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Telluride Locals Coalition Petitioners’ Committee v. Kavannaugh.

2024 COA 69. No. 23CA1035. Zoning—Planned Unit Development Act of 1972—Initiative and Referendum—Administrative Versus Legislative Nature of Initiative.

July 3, 2024

Brighton Properties, LLC (Brighton) submitted an application to the Town of Telluride (town) requesting approval of a planned unit development (PUD). The town, via ordinance, approved the plan, creating the Butcher Creek PUD. As relevant here, the PUD written agreement and plat map (PUD plan) established Lot A as approximately 37 acres of common open space. In 2018, Brighton proposed an amendment to the PUD plan to rezone a portion of Lot A to allow construction of affordable housing. At the time, Brighton still owned Lot A, but the other lots had been sold. The town did not accept the proposal because the amendment required the consent of all lot owners within the Butcher Creek PUD, which Brighton had not obtained. In 2019, Brighton filed two proposed initiated ordinances to be submitted to a vote of the electorate to (1) amend the town’s land use code by creating a new land use classification of Affordable/Conservation (A/C) Subdivision, and (2) rezone Lot A and change its land use to the new A/C Subdivision classification. The town accepted the first initiative and issued blank petitions for circulation, but it rejected the second initiative and subsequent versions of the Lot A ordinance. Brighton then sued the town’s clerk, and per district court order, all other Butcher Creek PUD lot owners were added as defendants by Brighton or allowed to intervene as defendants. As relevant here, Brighton requested (1) a declaration that its proposed ballot initiative rezoning of Lot A (and amending the PUD Plan accordingly) was legislative in nature and thus a proper subject of an initiative; (2) a declaration that the PUD plan could be amended without all lot owners’ consent and approved by the town and Brighton; (3) a declaration that, under the PUD plan, the consent of all lot owners was unnecessary to rezone Lot A and change its common open space designation; and (4) mandamus relief requiring the town to accept the submission of the initiated ordinance rezoning Lot A and amending the PUD plan. The district court granted summary judgment in favor of defendants on Brighton’s ballot initiative claims, concluding that the initiative was administrative, not legislative, in nature. Brighton’s claims relating to the other lot owners’ approval rights under the PUD plan continued to a bench trial, after which the court entered judgment in favor of defendants.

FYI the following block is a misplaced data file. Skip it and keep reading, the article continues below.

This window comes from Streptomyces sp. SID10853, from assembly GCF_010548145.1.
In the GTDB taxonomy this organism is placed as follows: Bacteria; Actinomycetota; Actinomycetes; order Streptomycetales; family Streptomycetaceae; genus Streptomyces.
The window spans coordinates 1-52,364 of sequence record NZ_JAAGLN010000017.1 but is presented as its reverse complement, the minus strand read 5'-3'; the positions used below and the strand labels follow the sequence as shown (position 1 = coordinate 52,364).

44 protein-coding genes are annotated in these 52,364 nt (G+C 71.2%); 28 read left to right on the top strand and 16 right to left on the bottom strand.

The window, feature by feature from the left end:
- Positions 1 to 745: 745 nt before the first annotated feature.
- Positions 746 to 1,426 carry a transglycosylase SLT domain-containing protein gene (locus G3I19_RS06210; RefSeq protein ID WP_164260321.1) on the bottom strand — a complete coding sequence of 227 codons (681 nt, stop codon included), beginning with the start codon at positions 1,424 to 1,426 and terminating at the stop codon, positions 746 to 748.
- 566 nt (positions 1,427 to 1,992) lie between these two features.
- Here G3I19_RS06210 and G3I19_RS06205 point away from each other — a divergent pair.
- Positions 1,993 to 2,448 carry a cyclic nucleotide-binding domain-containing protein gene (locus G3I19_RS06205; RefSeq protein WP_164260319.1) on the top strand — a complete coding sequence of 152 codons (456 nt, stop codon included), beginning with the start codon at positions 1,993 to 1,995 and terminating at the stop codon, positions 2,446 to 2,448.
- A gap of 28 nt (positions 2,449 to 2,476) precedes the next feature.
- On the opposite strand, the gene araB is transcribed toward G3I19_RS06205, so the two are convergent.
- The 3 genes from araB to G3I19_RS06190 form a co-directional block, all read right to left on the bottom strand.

On appeal, Brighton argued that the district court erred by concluding that the proposed rezoning of Lot A within the Butcher Creek PUD was not a legislative act and, therefore, was not a permissible subject of a ballot initiative. Colorado courts have consistently recognized that a PUD is a form of zoning or rezoning for the area included within the PUD. Because of this, and because zoning and rezoning have long been considered legislative matters subject to the initiative power, the court of appeals concluded that the rezoning proposed in the initiative—which seeks to modify the zoning classification applicable to Lot A by changing the permitted use from open space to affordable housing—is a legislative matter subject to the initiative power. Accordingly, the district court erred by concluding that the proposed initiative to rezone Lot A was administrative in character.

Brighton also argued that the district court erred by considering the substantive merits of the Lot A initiative, including its possible effect on the other lot owners’ rights, before its approval by the electorate. These issues should be addressed only if the ordinance is adopted. Therefore, the district court erred by ruling that the proposed ordinance would violate the other lot owners’ rights and would violate the PUD Act or the town’s land use code.

The court declined to resolve defendants’ premature claims pertaining to due process and the statutory requisites for amending a PUD, which require resolution only if the proposed initiative is adopted.

The judgment was reversed and the case was remanded for further proceedings.

The full opinion is available at

Official Colorado Court of Appeals proceedings can be found at the Colorado Court of Appeals website.

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